3) Congress decided to recognize all persons born or naturalized as citizens of the united states as long as they could not be claimed as subjects of another country.
4) The 14th amendment was clearly designed to recognized only those politically attached to the nation (citizens) and no other.
5) Just as a naturalized citizen cannot be claimed by any other foreign power as their citizens, neither can anyone born.
Obama cannot be a citizen of the united states under the true meaning behind born or naturalized subject to the jurisdiction of the united states. Justice Gray himself confirmed this in Elk v Wilkins writing for the majority in defining subject to the jurisdiction as political attachment and not mere place of birth. This was in perfect agreement with acts of congress of 1866, 1868 and 1874.
This crazy notion that place of birth controls citizenship is so contrary to written law makes you wonder how so many got carried away with such an easily debunked belief.
Minor v. Happersett , 88 U.S. 162 (1875)
This case concerned Mrs. Happersett, an original suffragette, who in virtue of the 14th Amendment attempted to register to vote in the State of Missouri, and was refused because she was not a man. The Chief Justice of the Supreme Court in that year, wrote the majority opinion, in which he stated:
The Constitution does not in words say who shall be natural-born citizens. Resort must be had elsewhere to ascertain that. At common law, with the nomenclature of which the framers of the Constitution were familiar, it was never doubted that all children born in a country of parents who were its citizens became themselves, upon their birth, citizens also. These were natives or natural-born citizens, as distinguished from aliens or foreigners. Some authorities go further and include as citizens children born within the jurisdiction without reference to the citizenship of their parents.
United States v. Wong Kim Ark, 169 U.S. 649 (1898)
In this case, Wong Kim Ark, the son of 2 resident Chinese aliens, claimed U.S. Citizenship and was vindicated by the court on the basis of the 14th Amendment. In this case the Justice Gray gave the opinion of the court. On p. 168-9 of the record, He cites approvingly the decision in Minor vs. Happersett:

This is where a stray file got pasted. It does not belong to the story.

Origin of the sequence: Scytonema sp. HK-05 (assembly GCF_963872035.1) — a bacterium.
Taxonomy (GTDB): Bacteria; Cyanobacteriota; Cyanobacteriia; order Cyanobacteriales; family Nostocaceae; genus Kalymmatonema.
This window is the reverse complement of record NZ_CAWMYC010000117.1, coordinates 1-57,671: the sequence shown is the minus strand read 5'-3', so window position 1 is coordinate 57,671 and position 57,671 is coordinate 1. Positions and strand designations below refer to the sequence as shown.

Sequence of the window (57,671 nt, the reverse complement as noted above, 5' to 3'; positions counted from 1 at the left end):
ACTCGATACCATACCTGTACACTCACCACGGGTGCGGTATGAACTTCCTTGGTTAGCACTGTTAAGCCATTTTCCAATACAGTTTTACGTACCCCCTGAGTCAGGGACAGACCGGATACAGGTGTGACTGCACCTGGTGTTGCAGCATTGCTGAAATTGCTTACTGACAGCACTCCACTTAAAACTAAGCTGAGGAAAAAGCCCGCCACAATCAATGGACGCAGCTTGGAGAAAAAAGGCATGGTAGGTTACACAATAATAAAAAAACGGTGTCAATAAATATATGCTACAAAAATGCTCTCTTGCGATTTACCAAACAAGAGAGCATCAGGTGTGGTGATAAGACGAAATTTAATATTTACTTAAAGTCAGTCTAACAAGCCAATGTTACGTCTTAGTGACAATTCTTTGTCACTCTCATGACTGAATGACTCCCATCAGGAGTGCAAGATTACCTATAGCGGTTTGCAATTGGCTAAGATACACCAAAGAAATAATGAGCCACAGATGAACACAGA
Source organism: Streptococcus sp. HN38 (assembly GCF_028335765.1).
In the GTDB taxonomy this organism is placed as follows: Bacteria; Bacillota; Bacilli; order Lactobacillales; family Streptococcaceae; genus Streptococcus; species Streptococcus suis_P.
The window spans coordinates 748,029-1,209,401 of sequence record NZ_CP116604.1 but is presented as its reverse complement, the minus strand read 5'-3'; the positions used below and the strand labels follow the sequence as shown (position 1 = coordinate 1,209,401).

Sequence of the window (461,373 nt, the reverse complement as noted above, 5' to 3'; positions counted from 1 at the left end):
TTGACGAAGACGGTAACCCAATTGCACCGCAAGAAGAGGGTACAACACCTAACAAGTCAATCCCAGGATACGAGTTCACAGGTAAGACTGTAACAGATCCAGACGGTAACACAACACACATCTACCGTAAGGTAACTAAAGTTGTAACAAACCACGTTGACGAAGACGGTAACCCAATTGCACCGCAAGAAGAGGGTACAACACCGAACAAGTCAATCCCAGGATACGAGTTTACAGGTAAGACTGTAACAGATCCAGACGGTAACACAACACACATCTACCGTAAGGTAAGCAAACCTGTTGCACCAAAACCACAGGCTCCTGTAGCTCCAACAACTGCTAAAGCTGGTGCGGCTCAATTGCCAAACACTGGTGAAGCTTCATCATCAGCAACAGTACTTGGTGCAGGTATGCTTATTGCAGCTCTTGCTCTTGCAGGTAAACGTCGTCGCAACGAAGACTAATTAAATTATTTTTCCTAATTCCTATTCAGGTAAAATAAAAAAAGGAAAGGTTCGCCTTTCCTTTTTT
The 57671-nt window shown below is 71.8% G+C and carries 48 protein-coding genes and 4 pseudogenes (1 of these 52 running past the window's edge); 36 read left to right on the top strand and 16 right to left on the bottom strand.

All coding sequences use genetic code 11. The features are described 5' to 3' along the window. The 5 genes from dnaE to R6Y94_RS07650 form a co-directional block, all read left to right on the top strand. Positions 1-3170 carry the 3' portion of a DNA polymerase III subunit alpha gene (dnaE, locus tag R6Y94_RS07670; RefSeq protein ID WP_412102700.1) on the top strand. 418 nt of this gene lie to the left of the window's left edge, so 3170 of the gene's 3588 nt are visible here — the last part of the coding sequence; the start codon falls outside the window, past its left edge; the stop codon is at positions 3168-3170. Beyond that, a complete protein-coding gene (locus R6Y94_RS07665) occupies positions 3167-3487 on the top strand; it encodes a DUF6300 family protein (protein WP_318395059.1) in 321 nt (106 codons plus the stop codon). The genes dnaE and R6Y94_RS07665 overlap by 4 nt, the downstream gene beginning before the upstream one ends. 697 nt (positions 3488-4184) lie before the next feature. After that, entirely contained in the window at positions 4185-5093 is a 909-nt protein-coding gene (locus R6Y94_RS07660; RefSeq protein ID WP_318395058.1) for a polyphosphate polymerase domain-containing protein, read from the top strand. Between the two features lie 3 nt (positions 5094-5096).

At common law, with the nomenclature of which the framers of the Constitution were familiar, it was never doubted that all children, born in a country of parents who were its citizens, became themselves, upon their birth, citizens also. These were natives, or natural-born citizens, as distinguished from aliens or foreigners.
On the basis of the 14th Amendment, however, the majority opinion coined a new definition for “native citizen”, as anyone who was born in the U.S.A., under the jurisdiction of the United States. The Court gave a novel interpretation to jurisdiction, and thus extended citizenship to all born in the country (excepting those born of ambassadors and foreign armies etc.); but it did not extend the meaning of the term “natural born citizen.”
Finally it should be noted, that to define a term is to indicate the category or class of things which it signifies. In this sense, the Supreme Court of the United States has never applied the term “natural born citizen” to any other category than “those born in the country of parents who are citizens thereof”.
Hence every U.S. Citizen must accept this definition or categorical designation, and fulfil his constitutional duties accordingly. No member of Congress, no judge of the Federal Judiciary, no elected or appointed official in Federal or State government has the right to use any other definition; and if he does, he is acting unlawfully, because unconstitutionally.